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  • Writer's pictureRichard Plumpton | ii |

A tangible glimpse of a zero–carbon world.

City of Yarra, Melbourne | © Andrew Curtis

[Image: City of Yarra, Melbourne | © Andrew Curtis]

When I was knee–deep in the policy world of The Climate Institute, I often heard about the shifts needed to 'de–carbonise our society' and the CO2 reductions that would result – followed by evidence of how slow our leaders were actually going about instigating those shifts. It was inspiring and depressing in pretty much equal measure.

What I never got to see first hand was the actual coal–face of change, something I now, happily, get to be a part of on an almost daily basis.

Over the past few months I've witnessed one such coal–face in the City of Yarra, a Local Government Area (LGA) made up of the North–Eastern and Eastern suburbs of Melbourne. 6 short years ago the City of Yarra established the Yarra Energy Foundation, an independent, for-purpose organisation designed to help achieve a zero carbon future in their area. At the time they were one of the first (if not the first) LGA to set out to achieve Carbon neutrality – something every LGA in Australia will ultimately need to strive for.

As one of the first, the past 6 years have not been easy for the Yarra Energy Foundation (YEF). With no real examples of how LGAs can achieve carbon neutrality, they've very much been forging their own path: getting to know the energy supply structure of the area, exploring cost–effective ways to work with businesses on emissions, starting to engage with a distinctly disparate community on low–carbon initiatives and trying to find long–term partnerships to help underpin their financial sustainability.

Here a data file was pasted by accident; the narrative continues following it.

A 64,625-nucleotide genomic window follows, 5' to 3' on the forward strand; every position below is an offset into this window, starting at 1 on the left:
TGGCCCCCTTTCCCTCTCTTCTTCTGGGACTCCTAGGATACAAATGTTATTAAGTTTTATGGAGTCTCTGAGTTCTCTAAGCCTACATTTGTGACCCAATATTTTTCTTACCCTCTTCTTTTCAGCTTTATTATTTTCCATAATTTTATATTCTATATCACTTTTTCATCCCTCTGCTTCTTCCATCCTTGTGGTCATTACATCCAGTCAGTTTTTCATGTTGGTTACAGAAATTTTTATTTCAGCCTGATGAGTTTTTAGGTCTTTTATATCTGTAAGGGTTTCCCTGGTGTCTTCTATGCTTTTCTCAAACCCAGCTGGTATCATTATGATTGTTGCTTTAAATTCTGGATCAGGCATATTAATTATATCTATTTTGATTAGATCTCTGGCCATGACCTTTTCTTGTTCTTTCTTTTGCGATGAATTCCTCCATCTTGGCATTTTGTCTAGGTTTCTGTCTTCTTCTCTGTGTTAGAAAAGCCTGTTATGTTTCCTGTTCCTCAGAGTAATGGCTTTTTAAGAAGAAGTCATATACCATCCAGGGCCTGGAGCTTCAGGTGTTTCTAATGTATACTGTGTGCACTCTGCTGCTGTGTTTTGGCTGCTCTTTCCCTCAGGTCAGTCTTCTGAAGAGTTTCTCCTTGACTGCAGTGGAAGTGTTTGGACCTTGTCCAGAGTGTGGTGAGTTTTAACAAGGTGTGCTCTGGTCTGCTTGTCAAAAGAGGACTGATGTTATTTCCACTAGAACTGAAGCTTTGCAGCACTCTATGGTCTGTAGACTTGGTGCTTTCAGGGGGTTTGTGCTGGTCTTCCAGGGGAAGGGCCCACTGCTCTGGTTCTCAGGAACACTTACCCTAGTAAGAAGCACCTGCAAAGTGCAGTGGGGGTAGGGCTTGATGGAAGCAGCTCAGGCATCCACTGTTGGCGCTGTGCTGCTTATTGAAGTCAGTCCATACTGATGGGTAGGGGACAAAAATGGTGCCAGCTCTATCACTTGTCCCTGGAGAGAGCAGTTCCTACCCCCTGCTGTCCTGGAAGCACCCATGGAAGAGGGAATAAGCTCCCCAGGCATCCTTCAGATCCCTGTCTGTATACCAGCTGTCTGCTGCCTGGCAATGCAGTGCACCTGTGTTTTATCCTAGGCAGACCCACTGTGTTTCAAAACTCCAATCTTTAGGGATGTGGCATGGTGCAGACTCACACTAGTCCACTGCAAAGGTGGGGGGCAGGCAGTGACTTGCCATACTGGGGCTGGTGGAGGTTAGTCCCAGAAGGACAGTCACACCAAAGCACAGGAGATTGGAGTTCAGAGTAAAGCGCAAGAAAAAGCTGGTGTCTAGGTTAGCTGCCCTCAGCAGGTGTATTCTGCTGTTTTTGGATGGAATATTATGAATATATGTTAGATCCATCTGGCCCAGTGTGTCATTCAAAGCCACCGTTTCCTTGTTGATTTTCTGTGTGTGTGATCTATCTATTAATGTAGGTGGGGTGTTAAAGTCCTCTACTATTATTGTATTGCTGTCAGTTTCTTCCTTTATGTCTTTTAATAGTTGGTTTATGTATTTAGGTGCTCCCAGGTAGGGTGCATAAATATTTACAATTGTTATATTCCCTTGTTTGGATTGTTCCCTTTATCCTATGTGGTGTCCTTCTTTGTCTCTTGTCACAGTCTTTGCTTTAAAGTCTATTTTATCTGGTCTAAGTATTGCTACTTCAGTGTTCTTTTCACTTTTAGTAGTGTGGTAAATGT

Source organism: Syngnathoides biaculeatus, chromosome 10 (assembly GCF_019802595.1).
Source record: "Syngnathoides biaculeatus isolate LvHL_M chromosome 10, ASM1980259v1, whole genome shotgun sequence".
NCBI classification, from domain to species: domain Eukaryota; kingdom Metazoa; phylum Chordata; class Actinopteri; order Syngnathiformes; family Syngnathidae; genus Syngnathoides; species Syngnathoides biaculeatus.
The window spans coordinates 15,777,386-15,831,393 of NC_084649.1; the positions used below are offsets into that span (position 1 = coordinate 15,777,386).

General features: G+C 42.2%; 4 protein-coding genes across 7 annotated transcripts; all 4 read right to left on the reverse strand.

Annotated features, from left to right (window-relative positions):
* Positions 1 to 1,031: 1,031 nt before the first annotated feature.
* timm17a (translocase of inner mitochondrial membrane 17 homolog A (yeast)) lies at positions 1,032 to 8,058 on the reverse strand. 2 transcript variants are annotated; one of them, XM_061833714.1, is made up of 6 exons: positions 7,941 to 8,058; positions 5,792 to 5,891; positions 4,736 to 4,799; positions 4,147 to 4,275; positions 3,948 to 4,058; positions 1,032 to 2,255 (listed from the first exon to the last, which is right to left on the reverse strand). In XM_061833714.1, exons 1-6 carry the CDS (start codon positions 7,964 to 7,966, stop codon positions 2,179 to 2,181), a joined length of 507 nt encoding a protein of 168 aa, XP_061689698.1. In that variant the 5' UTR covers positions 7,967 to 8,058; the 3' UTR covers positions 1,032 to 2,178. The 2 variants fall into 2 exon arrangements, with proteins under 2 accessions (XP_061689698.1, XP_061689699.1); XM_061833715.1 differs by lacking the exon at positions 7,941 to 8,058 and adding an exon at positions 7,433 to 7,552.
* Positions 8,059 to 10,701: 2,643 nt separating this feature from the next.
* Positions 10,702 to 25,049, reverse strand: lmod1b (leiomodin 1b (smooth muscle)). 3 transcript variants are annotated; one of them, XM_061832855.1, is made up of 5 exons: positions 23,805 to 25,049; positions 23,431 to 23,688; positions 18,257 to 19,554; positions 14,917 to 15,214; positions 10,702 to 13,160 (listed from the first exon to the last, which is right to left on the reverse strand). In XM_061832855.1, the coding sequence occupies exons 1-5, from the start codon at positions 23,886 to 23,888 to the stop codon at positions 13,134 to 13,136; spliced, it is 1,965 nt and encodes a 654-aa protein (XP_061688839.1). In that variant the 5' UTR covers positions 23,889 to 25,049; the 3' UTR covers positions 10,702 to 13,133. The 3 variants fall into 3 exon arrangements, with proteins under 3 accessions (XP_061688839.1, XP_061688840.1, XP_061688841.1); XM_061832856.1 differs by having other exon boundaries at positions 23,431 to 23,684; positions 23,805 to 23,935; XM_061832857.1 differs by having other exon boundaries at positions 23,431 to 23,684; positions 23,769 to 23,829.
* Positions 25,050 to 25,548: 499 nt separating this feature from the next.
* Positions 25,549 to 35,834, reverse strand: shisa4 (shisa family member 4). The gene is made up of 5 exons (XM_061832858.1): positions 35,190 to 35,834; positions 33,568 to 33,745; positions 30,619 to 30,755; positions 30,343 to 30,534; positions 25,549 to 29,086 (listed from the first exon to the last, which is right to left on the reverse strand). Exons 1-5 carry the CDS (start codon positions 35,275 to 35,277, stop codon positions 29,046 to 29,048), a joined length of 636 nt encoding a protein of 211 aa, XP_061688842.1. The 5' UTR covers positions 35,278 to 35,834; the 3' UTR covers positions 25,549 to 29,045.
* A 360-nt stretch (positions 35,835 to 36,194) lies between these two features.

In spite of the ridiculously short time–frame and limited resources, they've made some impressive progress. From helping vulnerable Vietnamese communities reduce their energy consumption, to working with Ikea to help engage business owners in new models of energy supply; from the roll out of a commercial solar program to establishing an innovative solar bulk buy for the suburb of Richmond.

Yes, they've had some misses along the way, but they're exploring new approaches at the coal–face (that phrase again), and work there is never without risk – in fact, if they hadn't had a few misses, I'd have to say they weren't aiming high enough. Having met a number of those involved with the YEF, I can't see myself ever saying that!

Perhaps most impressively of all, their initial establishment funding came from the City of Yarra Council who remain committed to seeing them succeed over the long–term. Given the need to find more innovative carbon reduction models at every scale, the Yarra City Council should be celebrate as publicly as possible to, if nothing else, encourage more such initiatives right around Australia.

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